[cfe-dev] [llvm-dev] RFC: Implementing -fno-delete-null-pointer-checks in clang
David Chisnall via cfe-dev
cfe-dev at lists.llvm.org
Sun Apr 22 02:10:52 PDT 2018
On 21 Apr 2018, at 22:19, Chris Lattner via llvm-dev <llvm-dev at lists.llvm.org> wrote:
>> On Apr 20, 2018, at 2:06 AM, Csaba Raduly via cfe-dev <cfe-dev at lists.llvm.org> wrote:
>> On 4/20/18, James Y Knight wrote:
>>> Yep. "-fnull-pointer-is-valid" has been suggested before.
>> -fplacate-linux-kernel-developers ?
> Please, lets keep this discussion on topic and productive. The semantics described upstream of (the inverse of) "Assume that programs cannot safely dereference null pointers, and that no code or data element resides at address zero.” is entirely reasonable.
I disagree, because it depends on what you mean by dereference. If it is safe to dereference NULL, then that means that it is also safe to hoist the null dereference above the check. For example:
if (x == NULL)
y = *x;
Is safe to transform into:
y = *x;
if (x == NULL)
The load is guaranteed not to trap by the fact that NULL a dereferencable address.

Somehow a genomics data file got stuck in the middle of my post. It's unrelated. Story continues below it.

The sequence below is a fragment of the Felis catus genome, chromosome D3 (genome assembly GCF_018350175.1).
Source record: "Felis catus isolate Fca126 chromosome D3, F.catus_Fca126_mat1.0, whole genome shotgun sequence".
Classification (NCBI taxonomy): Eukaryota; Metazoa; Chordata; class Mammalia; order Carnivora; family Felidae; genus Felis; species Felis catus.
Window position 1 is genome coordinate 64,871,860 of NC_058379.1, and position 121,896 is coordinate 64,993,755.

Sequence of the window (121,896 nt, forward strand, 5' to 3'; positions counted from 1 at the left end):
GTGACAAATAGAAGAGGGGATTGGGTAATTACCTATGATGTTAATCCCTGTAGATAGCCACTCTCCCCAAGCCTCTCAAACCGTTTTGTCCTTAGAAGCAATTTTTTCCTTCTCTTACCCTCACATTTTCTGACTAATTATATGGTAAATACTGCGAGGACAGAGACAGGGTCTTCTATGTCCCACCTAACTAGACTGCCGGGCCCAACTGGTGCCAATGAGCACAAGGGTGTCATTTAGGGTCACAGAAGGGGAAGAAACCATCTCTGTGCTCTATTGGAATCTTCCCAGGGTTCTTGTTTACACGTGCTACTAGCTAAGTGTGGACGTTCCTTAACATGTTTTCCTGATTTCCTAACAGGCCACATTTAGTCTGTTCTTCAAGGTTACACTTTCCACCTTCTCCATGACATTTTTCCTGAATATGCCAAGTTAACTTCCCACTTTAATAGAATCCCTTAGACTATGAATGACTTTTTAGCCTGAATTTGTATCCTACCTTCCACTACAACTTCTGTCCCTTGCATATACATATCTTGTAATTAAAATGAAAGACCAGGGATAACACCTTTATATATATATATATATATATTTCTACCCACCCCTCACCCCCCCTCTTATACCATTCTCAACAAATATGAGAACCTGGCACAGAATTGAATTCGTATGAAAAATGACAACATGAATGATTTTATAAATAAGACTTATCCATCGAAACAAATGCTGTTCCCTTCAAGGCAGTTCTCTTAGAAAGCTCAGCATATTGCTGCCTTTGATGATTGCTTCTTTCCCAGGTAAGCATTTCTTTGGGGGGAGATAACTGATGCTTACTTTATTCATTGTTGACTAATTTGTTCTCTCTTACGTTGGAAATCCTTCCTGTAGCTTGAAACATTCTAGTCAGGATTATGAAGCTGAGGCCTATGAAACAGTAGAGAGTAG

As I understand it, the issue in GCC was that they treated the address calculation as a dereference. The word ‘dereference’ does not appear in the C standard, which talks only about use, and therefore treats *x and &x->y both as uses. This is intentional, because on segmented architectures it is possible that NULL + X will give you an out-of-bounds and unrepresentable pointer, possibly even causing a trap.
A Linux kernel compiled with clang was not vulnerable, because LLVM was not eliding this check, which makes this flag somewhat pointless. LLVM assumed that a reachable load or a store of an pointer guaranteed that it was not NULL, but that a GEP did not.
I believe that the correct fix is to explicitly permit GEPs with a NULL base in the LLVM IR spec. As I understand it, this is already implicitly permitted because code that predates __builtin_offsetof uses a cast of 0 to a struct type and takes the address of a field to get the offset.
Any code that is loading or storing from null prior to a null check probably doesn’t mind if the null check is then elided, because it’s going to trap anyway (supporting C code that allows loads and stores from an address with a bit pattern of 0 when interpreted as an integer is incredibly hard, as our friends at IBM can attest).
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